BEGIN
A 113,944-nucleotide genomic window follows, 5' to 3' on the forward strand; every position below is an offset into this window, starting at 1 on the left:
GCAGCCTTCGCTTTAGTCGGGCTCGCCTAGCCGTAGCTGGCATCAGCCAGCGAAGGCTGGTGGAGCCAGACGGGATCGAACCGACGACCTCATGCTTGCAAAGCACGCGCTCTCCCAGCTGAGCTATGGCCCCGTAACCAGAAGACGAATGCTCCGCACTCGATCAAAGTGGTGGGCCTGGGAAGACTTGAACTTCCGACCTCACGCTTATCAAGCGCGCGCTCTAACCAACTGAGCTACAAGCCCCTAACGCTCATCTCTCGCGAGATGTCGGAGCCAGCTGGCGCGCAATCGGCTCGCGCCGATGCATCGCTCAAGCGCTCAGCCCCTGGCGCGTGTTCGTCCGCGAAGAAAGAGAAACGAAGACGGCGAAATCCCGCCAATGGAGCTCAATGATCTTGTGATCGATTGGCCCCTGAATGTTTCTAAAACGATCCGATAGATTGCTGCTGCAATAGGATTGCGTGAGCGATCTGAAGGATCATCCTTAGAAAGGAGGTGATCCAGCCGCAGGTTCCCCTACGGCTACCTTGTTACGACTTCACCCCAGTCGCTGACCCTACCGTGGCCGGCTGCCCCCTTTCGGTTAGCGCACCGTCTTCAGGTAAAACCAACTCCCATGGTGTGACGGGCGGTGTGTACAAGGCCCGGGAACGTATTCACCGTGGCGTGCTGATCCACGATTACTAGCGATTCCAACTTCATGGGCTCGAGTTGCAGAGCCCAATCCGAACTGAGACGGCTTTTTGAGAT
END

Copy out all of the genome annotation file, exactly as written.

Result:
A 113,944-nucleotide genomic window follows, 5' to 3' on the forward strand; every position below is an offset into this window, starting at 1 on the left:
GCAGCCTTCGCTTTAGTCGGGCTCGCCTAGCCGTAGCTGGCATCAGCCAGCGAAGGCTGGTGGAGCCAGACGGGATCGAACCGACGACCTCATGCTTGCAAAGCACGCGCTCTCCCAGCTGAGCTATGGCCCCGTAACCAGAAGACGAATGCTCCGCACTCGATCAAAGTGGTGGGCCTGGGAAGACTTGAACTTCCGACCTCACGCTTATCAAGCGCGCGCTCTAACCAACTGAGCTACAAGCCCCTAACGCTCATCTCTCGCGAGATGTCGGAGCCAGCTGGCGCGCAATCGGCTCGCGCCGATGCATCGCTCAAGCGCTCAGCCCCTGGCGCGTGTTCGTCCGCGAAGAAAGAGAAACGAAGACGGCGAAATCCCGCCAATGGAGCTCAATGATCTTGTGATCGATTGGCCCCTGAATGTTTCTAAAACGATCCGATAGATTGCTGCTGCAATAGGATTGCGTGAGCGATCTGAAGGATCATCCTTAGAAAGGAGGTGATCCAGCCGCAGGTTCCCCTACGGCTACCTTGTTACGACTTCACCCCAGTCGCTGACCCTACCGTGGCCGGCTGCCCCCTTTCGGTTAGCGCACCGTCTTCAGGTAAAACCAACTCCCATGGTGTGACGGGCGGTGTGTACAAGGCCCGGGAACGTATTCACCGTGGCGTGCTGATCCACGATTACTAGCGATTCCAACTTCATGGGCTCGAGTTGCAGAGCCCAATCCGAACTGAGACGGCTTTTTGAGAT